The Environmental Protection Agency will investigate an abandoned oil field on the north arm of the Great Salt Lake now that an emergency response team has found old wells are leaking.

The EPA team visited the remote area of Rozel Point last week after reports of dead pelicans and eagles.`We're definitely going to do an investigation because it's obvious that some of those wells are leaking. We want to investigate and see if there's a problem," said Joyce Ackerman, EPA's on-scene coordinator.

Attention focused on the area in October when visitors to the nearby Spiral Jetty sculpture reported 70 dead pelicans and one dead golden eagle along the shore between the oil field and the jetty.

"It was a shock to us to see that many dead pelicans," said Riley Player, a Salt Lake County resident. "The year before, on the same weekend, we saw another dead eagle and two dead pelicans in the same area."

No one knows what is killing birds at Rozel Point, but some suspect tarlike petroleum products escaping from abandoned wells and natural seeps.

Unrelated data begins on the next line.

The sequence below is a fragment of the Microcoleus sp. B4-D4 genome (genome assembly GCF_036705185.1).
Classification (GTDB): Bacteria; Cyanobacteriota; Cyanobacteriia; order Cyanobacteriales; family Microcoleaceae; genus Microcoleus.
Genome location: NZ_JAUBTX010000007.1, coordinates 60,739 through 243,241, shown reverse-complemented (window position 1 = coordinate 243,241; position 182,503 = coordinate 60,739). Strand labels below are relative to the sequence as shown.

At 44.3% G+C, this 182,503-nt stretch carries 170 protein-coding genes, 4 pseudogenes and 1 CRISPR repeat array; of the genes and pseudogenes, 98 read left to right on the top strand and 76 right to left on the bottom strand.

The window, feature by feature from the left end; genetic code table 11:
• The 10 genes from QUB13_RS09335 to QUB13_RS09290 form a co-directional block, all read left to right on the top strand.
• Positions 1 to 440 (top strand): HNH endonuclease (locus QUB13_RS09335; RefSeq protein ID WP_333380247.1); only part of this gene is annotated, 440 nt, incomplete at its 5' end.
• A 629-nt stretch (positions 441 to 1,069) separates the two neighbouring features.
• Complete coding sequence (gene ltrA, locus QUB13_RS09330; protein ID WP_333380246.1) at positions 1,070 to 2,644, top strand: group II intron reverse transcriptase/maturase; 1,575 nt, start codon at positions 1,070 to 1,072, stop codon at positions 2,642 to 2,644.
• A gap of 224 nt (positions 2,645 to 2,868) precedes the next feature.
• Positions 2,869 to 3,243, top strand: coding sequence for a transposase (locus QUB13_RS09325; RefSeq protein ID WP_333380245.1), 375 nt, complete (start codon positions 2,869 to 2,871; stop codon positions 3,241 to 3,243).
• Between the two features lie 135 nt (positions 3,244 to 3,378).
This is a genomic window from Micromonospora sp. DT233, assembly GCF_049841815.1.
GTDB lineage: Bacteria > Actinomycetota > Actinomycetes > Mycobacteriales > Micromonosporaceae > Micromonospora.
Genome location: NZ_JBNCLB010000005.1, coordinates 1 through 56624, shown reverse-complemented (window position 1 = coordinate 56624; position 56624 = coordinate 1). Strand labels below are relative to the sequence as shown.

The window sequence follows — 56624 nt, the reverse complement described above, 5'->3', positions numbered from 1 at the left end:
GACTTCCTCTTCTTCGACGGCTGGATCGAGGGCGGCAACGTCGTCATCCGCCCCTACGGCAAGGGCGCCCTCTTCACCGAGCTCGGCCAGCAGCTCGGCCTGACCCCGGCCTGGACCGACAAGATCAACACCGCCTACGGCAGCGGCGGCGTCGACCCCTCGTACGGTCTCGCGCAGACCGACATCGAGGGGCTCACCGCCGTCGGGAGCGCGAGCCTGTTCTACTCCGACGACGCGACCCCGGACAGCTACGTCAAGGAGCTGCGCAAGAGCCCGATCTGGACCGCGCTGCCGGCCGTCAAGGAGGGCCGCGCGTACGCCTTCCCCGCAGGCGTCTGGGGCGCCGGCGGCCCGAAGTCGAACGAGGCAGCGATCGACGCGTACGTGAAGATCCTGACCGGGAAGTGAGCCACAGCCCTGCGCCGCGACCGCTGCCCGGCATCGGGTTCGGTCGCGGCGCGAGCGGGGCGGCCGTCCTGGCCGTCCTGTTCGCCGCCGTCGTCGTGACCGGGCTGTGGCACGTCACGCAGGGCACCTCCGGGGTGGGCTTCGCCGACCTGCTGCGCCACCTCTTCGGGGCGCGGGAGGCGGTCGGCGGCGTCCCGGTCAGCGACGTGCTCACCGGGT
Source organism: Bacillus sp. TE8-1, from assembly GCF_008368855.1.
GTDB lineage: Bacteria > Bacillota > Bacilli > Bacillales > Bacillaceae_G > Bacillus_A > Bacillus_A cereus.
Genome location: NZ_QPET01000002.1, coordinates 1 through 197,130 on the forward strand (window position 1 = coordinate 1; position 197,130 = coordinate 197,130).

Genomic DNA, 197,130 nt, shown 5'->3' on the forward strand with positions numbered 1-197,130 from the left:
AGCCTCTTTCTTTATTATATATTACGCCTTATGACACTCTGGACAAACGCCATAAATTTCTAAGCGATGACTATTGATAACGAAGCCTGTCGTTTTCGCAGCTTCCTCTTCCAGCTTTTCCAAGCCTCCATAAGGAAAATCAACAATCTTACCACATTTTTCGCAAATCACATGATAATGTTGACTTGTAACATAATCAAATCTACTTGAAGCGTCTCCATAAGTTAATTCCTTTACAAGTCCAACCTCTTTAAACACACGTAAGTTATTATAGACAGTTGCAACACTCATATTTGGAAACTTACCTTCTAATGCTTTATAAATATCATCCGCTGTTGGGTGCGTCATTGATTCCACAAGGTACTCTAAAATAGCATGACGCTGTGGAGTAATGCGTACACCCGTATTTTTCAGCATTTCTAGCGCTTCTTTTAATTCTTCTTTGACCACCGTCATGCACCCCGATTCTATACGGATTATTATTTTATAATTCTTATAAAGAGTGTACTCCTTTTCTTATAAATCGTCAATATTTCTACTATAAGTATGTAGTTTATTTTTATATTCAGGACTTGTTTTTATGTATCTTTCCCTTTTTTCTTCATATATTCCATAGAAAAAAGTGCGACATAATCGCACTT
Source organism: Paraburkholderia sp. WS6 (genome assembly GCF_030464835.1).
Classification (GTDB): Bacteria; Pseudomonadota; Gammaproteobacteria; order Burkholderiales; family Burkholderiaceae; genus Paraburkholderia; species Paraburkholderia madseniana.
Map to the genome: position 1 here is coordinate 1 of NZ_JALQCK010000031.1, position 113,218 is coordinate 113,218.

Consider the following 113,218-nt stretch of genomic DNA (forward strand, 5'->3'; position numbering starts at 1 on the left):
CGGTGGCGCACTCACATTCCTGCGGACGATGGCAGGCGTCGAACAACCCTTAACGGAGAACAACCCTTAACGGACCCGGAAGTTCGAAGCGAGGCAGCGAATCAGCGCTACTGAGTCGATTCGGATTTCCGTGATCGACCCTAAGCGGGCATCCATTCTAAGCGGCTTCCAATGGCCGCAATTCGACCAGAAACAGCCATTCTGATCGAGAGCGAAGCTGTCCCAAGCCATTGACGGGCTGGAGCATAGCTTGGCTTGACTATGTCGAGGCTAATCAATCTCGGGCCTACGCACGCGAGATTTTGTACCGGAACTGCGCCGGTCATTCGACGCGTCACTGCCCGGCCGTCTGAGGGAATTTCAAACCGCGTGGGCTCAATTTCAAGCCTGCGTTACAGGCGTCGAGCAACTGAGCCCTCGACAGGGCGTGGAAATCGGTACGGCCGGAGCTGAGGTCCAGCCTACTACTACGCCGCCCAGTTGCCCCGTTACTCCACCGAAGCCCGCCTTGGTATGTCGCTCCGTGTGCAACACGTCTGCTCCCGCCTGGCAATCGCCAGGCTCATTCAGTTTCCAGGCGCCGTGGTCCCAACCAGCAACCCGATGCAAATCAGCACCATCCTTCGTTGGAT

Player doesn't think it was the oil. "If the birds would have got into the oil, they would have had oil on their feathers and in their gullets. Our concern was they had gotten into some contaminated fish," he said.

Don Paul, a biologist for the Utah Division of Wildlife Resources, said he found no evidence that oil contributed to the deaths. He investigated a month after the October report.

Paul said it's possible the thick tar doesn't coat the birds' feathers like oil but damages them in ways that haven't been determined yet. The birds might have been killed in a severe storm on the lake or they might have been infected with disease.